Consumer banking also showed slack as quarterly earnings fell 11% to $5.19 billion
By Peter Rudegeair
This article is being republished as part of our daily reproduction of WSJ.com articles that also appeared in the U.S. print edition of The Wall Street Journal (July 14, 2018).
Wells Fargo & Co. said its second-quarter profit fell 11% due in part to escalating clean-up costs for past misdeeds and weakness in several of its main businesses.
The San Francisco-based bank reported a profit of $5.19 billion, or $0.98 a share. That compares with a profit of $5.86 billion, or $1.08 a share, in the same period of 2017. Analysts polled by Thomson Reuters had expected earnings of $1.12 a share.
Shares fell more than 1% in afternoon trading.
Second-quarter results were cluttered by nearly $2 billion in one-time items, most of which detracted from the bank's performance. The largest was a $619 million charge the bank took to refund customers it previously overcharged in its foreign-exchange, wealth-management and auto- and mortgage-lending units.
The fallout from Wells Fargo's regulatory woes has been a drag on earnings for nearly two years. Three months ago, the bank adjusted first-quarter earnings downward by $800 million after reaching a $1 billion settlement over claims it improperly charged mortgage and auto-loan customers.
"We have to improve how we manage other risks," CEO Timothy Sloan said on a conference call with analysts. Since last year, Wells Fargo has added more than 2,000 employees to its risk-management team, executives said Friday.
Wells Fargo also set aside an additional $481 million for tax payments in the wake of a U.S. Supreme Court decision from last month that primarily dealt taxes owed by online retailers. Finance chief John Shrewsberry said on a conference call with journalists that legal entities affiliated with Wells Fargo that hold loans it made could now be subject to income taxes if they don't have a physical presence in certain U.S. states.
Behind the noise, there were signs of slack in Wells Fargo's consumer-banking group. Wells Fargo's mortgage business earned $770 million in fees in the second quarter, down one-third from the $1.15 billion it earned in the same period a year ago. The bank's mortgage volume was down 11% after higher rates led to a drop-off in refinancing activity.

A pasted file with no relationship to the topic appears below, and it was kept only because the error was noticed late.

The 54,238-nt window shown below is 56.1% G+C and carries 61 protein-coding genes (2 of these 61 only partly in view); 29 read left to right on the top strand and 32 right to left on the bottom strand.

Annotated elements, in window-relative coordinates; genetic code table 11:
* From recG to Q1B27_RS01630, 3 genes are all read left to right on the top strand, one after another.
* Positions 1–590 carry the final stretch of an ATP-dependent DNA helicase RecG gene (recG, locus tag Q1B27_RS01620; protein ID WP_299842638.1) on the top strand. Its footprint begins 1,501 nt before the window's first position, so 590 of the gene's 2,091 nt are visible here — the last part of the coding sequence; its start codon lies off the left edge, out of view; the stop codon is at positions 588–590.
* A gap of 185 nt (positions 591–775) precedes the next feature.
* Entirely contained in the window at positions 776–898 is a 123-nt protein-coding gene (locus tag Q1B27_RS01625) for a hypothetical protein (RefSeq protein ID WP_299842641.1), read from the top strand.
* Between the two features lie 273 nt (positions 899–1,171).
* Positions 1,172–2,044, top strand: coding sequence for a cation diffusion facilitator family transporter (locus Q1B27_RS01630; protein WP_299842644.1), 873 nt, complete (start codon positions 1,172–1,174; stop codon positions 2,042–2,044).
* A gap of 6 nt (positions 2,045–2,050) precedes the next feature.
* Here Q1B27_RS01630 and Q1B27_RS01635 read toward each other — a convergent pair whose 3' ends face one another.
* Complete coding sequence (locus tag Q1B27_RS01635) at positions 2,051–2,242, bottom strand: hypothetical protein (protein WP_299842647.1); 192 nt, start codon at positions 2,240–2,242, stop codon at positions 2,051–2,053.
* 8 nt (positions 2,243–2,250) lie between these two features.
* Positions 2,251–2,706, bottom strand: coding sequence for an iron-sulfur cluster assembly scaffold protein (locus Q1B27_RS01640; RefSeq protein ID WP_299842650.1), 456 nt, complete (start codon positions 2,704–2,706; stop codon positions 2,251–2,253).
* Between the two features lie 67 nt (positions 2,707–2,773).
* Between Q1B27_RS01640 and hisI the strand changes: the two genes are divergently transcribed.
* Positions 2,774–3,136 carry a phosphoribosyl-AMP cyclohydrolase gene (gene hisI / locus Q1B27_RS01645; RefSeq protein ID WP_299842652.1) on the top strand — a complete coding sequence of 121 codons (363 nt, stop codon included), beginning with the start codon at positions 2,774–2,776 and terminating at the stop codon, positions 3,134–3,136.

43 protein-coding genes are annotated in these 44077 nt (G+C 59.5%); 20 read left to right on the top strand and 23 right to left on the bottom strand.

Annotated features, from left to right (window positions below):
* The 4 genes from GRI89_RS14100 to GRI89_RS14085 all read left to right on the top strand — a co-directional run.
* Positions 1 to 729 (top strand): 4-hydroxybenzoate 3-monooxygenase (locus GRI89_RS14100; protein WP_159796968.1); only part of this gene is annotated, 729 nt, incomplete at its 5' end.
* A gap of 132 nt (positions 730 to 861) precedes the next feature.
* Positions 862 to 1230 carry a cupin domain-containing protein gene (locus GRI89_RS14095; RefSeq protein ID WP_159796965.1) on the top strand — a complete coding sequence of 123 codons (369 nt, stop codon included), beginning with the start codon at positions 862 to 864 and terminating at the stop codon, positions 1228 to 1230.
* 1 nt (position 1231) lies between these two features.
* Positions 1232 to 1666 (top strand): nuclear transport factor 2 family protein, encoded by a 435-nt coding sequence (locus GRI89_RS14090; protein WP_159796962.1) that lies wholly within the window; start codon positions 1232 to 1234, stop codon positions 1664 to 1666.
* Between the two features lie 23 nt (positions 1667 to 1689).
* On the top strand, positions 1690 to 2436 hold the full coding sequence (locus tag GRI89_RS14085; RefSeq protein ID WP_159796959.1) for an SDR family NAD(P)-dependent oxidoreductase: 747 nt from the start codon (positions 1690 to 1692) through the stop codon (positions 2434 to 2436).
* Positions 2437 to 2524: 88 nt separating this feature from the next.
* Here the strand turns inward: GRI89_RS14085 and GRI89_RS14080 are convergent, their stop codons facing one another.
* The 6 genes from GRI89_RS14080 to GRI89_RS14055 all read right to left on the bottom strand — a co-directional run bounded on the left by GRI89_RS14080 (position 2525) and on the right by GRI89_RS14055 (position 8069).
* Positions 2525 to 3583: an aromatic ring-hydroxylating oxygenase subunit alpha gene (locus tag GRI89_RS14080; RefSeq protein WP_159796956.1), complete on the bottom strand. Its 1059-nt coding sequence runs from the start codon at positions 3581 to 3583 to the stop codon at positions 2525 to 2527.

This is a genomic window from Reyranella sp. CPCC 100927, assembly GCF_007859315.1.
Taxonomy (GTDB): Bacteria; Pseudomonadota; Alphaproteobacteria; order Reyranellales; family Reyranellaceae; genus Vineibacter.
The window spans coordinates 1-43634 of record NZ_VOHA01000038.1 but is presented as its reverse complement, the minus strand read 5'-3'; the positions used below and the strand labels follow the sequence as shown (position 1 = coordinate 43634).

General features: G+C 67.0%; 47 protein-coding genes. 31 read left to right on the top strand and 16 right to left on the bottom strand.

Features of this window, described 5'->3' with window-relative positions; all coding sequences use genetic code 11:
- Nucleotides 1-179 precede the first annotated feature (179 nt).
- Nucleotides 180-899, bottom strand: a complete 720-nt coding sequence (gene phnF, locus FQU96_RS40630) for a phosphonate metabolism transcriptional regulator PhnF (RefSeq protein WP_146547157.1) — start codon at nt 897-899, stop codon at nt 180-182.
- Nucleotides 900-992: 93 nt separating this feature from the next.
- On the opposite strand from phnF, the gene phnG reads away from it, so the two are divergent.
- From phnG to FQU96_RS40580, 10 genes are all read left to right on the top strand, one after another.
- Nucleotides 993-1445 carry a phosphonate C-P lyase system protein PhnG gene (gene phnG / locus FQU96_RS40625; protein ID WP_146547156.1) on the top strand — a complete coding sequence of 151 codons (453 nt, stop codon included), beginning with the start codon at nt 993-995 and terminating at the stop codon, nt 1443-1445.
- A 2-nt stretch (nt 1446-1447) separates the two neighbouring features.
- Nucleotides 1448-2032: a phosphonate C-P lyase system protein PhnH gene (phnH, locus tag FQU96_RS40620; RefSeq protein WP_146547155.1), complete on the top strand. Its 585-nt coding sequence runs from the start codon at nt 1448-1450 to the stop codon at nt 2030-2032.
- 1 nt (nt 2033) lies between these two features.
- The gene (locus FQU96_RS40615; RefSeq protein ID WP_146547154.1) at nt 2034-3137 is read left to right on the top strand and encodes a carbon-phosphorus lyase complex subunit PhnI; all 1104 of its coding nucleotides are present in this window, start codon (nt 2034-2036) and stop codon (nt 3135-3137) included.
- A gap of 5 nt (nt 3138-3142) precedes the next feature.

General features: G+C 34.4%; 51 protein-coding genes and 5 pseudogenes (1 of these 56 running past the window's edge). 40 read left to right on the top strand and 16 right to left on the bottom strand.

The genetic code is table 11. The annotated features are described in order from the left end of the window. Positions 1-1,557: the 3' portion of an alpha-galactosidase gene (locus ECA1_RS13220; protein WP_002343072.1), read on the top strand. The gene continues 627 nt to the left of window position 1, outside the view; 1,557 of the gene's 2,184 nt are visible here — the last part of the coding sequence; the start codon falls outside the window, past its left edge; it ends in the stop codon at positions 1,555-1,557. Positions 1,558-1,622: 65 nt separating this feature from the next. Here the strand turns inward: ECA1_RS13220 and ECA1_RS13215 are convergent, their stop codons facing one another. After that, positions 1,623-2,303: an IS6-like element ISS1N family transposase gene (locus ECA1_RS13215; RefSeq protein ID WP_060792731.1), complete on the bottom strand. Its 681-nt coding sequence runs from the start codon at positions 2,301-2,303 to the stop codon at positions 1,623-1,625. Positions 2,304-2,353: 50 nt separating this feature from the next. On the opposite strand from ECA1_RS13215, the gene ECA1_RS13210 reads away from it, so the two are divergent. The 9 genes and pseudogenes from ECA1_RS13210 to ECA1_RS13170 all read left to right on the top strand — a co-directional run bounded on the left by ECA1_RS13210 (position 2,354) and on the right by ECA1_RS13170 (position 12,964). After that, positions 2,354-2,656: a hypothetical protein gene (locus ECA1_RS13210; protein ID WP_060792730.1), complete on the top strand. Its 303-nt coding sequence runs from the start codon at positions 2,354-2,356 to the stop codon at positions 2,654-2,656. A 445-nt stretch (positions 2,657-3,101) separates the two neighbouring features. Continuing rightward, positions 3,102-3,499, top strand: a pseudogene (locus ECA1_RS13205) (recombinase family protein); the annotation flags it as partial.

Consumer-loan balances fell 2.3% to $441.2 billion due to contractions in auto and home-equity portfolios. Wells Fargo also sold during the quarter a $1.3 billion portfolio of mortgages it had inherited from its 2008 purchase of Wachovia Corp., resulting in a $479 million gain. Commercial-loan balances declined slightly to $503.1 billion, largely due to drops in commercial real-estate balances.
"Demand is good, but I wouldn't describe it as great," Mr. Sloan said on the conference call. Wells Fargo's commercial customers have
Despite the drop-off in loans, Wells Fargo reported a boost in the income and profitability of its lending activities. Its net interest margin, a measure of how profitably it can lend out its customers' deposits, rose to 2.93% from 2.84% at the end of March and 2.90% in the second quarter a year ago.
Wells Fargo is constrained in how many loans and assets it can add to its balance sheet under a consent decree it reached with the Federal Reserve in February. Executives said Friday that the asset cap hasn't had a big impact on its growth plan so far.
Overall expenses increased 3.3% to $13.98 billion from $13.54 billion in the second quarter of 2017. Expenses as a share of revenue in the second quarter was 64.9%, above the target of 60% to 61% set at an investor presentation in May 2017.
Revenues fell 3.1% to $21.55 billion.
Wells Fargo had been one of the most consistent big banks at growing earnings and revenue. But its shares have continued to underperform big-bank peers since the lender's sales-practices scandal erupted in September 2016. Since the start of the year, shares are down nearly 9% while the KBW index of bank stocks is down only 2%.
--Emily Glazer contributed to this article.
Write to Peter Rudegeair at Peter.Rudegeair@wsj.com